The study, published in this month's issue of the journal Spine, was a three-year, $400,000 research project funded by National Institutes of Health. Researchers assigned 90 people with chronic back pain to a yoga group or a control group that received standard medical care.
The use of pain medication was reduced, but that reduction was similar in both groups.
"The yoga group had less pain, less functional disability and less depression compared with the control group," said Kimberly Williams, the lead investigator from West Virginia University, in a news release. "Proponents of yoga have long described its benefits in reducing back pain. But not everyone was convinced. This is a much bigger, much more rigorous evaluation than had been done before."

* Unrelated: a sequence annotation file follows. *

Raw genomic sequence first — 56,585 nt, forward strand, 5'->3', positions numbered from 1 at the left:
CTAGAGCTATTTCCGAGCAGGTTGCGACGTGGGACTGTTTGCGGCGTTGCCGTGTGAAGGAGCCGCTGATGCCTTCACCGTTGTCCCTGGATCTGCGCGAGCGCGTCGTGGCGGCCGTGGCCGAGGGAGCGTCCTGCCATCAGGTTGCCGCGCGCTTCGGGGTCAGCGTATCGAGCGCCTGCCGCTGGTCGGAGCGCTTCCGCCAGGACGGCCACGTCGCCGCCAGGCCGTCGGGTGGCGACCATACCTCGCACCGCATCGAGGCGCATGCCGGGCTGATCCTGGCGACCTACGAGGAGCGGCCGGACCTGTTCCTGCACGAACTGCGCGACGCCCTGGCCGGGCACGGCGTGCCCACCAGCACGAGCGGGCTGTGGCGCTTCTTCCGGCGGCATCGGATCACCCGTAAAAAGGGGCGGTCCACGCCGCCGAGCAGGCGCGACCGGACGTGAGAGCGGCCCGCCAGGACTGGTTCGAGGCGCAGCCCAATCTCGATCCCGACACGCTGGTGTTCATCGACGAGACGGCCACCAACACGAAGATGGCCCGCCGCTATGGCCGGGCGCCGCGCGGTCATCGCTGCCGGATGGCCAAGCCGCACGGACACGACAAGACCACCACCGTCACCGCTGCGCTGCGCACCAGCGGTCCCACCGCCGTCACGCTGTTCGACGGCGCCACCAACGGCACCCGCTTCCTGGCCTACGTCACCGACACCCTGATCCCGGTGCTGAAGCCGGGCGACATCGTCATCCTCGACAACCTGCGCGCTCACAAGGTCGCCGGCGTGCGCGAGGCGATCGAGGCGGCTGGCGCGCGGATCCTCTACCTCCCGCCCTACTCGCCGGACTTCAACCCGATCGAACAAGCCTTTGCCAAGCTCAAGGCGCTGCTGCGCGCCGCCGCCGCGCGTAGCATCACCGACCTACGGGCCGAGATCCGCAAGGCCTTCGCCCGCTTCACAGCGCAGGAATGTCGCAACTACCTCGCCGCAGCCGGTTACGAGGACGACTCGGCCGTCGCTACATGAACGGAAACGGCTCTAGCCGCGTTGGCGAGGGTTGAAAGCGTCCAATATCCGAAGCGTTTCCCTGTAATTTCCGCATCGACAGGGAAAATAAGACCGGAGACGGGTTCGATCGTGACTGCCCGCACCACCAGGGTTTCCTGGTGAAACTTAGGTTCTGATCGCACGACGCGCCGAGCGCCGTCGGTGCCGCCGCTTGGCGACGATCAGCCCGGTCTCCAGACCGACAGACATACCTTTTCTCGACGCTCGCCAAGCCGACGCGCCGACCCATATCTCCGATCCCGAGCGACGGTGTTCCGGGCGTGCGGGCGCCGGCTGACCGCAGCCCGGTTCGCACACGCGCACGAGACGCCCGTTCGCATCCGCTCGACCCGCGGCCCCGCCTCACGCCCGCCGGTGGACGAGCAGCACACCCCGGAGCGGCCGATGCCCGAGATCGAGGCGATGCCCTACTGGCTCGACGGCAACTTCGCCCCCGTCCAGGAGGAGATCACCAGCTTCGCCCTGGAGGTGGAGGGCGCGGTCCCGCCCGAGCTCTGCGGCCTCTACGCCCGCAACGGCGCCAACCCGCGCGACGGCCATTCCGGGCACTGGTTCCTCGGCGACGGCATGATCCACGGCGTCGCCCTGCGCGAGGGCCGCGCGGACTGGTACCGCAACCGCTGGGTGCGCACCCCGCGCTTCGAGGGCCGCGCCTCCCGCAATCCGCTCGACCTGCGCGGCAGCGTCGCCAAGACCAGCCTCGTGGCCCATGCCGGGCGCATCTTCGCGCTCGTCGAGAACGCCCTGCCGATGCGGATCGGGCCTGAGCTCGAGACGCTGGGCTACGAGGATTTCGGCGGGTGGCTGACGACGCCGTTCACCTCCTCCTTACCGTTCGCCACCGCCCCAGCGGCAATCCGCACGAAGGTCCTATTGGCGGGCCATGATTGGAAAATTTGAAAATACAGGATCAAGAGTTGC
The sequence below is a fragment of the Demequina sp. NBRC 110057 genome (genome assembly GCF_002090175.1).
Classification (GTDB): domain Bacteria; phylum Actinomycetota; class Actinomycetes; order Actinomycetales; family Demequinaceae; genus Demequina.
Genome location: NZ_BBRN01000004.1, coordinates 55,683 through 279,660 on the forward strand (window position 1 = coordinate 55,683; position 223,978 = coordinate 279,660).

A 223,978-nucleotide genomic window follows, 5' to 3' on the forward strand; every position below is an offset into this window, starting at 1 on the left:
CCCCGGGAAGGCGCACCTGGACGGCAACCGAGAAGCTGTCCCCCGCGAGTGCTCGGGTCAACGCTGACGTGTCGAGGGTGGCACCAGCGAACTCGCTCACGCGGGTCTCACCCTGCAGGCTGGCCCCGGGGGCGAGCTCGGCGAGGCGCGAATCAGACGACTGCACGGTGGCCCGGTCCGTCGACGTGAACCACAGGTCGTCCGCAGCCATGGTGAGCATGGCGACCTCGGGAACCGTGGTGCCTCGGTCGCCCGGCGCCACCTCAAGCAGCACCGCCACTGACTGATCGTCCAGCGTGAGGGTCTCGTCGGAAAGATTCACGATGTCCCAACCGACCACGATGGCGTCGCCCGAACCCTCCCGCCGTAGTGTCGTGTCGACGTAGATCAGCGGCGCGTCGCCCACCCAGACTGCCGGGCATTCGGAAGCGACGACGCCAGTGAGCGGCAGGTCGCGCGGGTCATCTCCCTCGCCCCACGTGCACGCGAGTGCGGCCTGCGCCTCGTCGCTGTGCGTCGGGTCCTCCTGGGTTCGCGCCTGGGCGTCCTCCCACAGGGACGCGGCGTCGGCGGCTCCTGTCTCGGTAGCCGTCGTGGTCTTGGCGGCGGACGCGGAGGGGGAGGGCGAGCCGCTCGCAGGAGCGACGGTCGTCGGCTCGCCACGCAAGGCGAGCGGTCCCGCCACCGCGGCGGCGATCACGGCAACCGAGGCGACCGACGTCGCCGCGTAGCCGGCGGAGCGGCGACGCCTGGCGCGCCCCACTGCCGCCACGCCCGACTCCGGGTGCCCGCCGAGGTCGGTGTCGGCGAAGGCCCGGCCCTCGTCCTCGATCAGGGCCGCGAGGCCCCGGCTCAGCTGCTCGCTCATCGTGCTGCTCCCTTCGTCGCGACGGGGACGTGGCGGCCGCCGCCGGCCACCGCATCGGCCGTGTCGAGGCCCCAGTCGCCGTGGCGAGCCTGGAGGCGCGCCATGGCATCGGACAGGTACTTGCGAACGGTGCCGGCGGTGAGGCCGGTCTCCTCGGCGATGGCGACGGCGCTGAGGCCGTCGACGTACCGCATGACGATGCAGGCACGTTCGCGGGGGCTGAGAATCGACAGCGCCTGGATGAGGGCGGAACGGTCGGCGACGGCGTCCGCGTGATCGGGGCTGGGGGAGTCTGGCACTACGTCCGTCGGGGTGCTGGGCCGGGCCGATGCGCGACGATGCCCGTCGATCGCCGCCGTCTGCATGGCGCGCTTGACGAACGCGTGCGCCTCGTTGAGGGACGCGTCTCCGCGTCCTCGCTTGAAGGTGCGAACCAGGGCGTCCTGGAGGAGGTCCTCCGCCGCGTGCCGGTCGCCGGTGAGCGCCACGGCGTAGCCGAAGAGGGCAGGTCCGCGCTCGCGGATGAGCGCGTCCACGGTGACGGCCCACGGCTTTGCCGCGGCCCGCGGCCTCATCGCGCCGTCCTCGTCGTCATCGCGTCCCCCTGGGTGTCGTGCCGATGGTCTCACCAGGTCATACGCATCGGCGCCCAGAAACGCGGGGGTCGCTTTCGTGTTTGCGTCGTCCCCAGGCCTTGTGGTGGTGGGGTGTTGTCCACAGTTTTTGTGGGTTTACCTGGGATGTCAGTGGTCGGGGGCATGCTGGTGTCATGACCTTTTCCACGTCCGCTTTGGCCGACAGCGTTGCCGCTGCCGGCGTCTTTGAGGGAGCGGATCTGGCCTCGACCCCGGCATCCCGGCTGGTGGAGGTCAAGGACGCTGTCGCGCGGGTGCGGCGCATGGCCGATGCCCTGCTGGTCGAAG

The classes were taught by an instructor certified in Iyengar yoga, which emphasizes posture.